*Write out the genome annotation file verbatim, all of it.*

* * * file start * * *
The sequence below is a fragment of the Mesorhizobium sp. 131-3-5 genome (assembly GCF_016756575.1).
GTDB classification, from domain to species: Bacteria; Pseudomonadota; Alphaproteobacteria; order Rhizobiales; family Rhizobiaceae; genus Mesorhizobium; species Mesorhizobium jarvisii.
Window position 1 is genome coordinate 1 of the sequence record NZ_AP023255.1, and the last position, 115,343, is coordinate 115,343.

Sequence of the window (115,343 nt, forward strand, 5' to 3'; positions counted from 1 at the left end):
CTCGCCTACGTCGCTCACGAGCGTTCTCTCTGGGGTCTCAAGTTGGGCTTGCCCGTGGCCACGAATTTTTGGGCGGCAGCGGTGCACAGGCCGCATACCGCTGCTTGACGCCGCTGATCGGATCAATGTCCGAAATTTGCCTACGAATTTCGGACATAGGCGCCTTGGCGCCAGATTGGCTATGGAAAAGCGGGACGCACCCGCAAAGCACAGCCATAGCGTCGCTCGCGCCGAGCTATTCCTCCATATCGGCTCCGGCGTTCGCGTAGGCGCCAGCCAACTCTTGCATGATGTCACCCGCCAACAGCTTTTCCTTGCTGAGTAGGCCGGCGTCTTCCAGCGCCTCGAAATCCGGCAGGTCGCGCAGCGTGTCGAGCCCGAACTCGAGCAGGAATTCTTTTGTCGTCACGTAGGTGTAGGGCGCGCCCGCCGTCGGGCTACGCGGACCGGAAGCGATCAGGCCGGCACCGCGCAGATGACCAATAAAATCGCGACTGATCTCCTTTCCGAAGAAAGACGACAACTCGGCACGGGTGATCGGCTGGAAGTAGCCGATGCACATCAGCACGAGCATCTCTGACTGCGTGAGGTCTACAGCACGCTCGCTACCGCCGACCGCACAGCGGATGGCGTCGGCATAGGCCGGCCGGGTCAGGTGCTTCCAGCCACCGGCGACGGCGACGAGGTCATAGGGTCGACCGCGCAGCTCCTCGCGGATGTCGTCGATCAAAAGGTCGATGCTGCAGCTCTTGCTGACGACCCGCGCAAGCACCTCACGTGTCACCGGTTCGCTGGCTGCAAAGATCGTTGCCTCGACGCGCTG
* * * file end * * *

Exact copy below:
The sequence below is a fragment of the Mesorhizobium sp. 131-3-5 genome (assembly GCF_016756575.1).
GTDB classification, from domain to species: Bacteria; Pseudomonadota; Alphaproteobacteria; order Rhizobiales; family Rhizobiaceae; genus Mesorhizobium; species Mesorhizobium jarvisii.
Window position 1 is genome coordinate 1 of the sequence record NZ_AP023255.1, and the last position, 115,343, is coordinate 115,343.

Sequence of the window (115,343 nt, forward strand, 5' to 3'; positions counted from 1 at the left end):
CTCGCCTACGTCGCTCACGAGCGTTCTCTCTGGGGTCTCAAGTTGGGCTTGCCCGTGGCCACGAATTTTTGGGCGGCAGCGGTGCACAGGCCGCATACCGCTGCTTGACGCCGCTGATCGGATCAATGTCCGAAATTTGCCTACGAATTTCGGACATAGGCGCCTTGGCGCCAGATTGGCTATGGAAAAGCGGGACGCACCCGCAAAGCACAGCCATAGCGTCGCTCGCGCCGAGCTATTCCTCCATATCGGCTCCGGCGTTCGCGTAGGCGCCAGCCAACTCTTGCATGATGTCACCCGCCAACAGCTTTTCCTTGCTGAGTAGGCCGGCGTCTTCCAGCGCCTCGAAATCCGGCAGGTCGCGCAGCGTGTCGAGCCCGAACTCGAGCAGGAATTCTTTTGTCGTCACGTAGGTGTAGGGCGCGCCCGCCGTCGGGCTACGCGGACCGGAAGCGATCAGGCCGGCACCGCGCAGATGACCAATAAAATCGCGACTGATCTCCTTTCCGAAGAAAGACGACAACTCGGCACGGGTGATCGGCTGGAAGTAGCCGATGCACATCAGCACGAGCATCTCTGACTGCGTGAGGTCTACAGCACGCTCGCTACCGCCGACCGCACAGCGGATGGCGTCGGCATAGGCCGGCCGGGTCAGGTGCTTCCAGCCACCGGCGACGGCGACGAGGTCATAGGGTCGACCGCGCAGCTCCTCGCGGATGTCGTCGATCAAAAGGTCGATGCTGCAGCTCTTGCTGACGACCCGCGCAAGCACCTCACGTGTCACCGGTTCGCTGGCTGCAAAGATCGTTGCCTCGACGCGCTG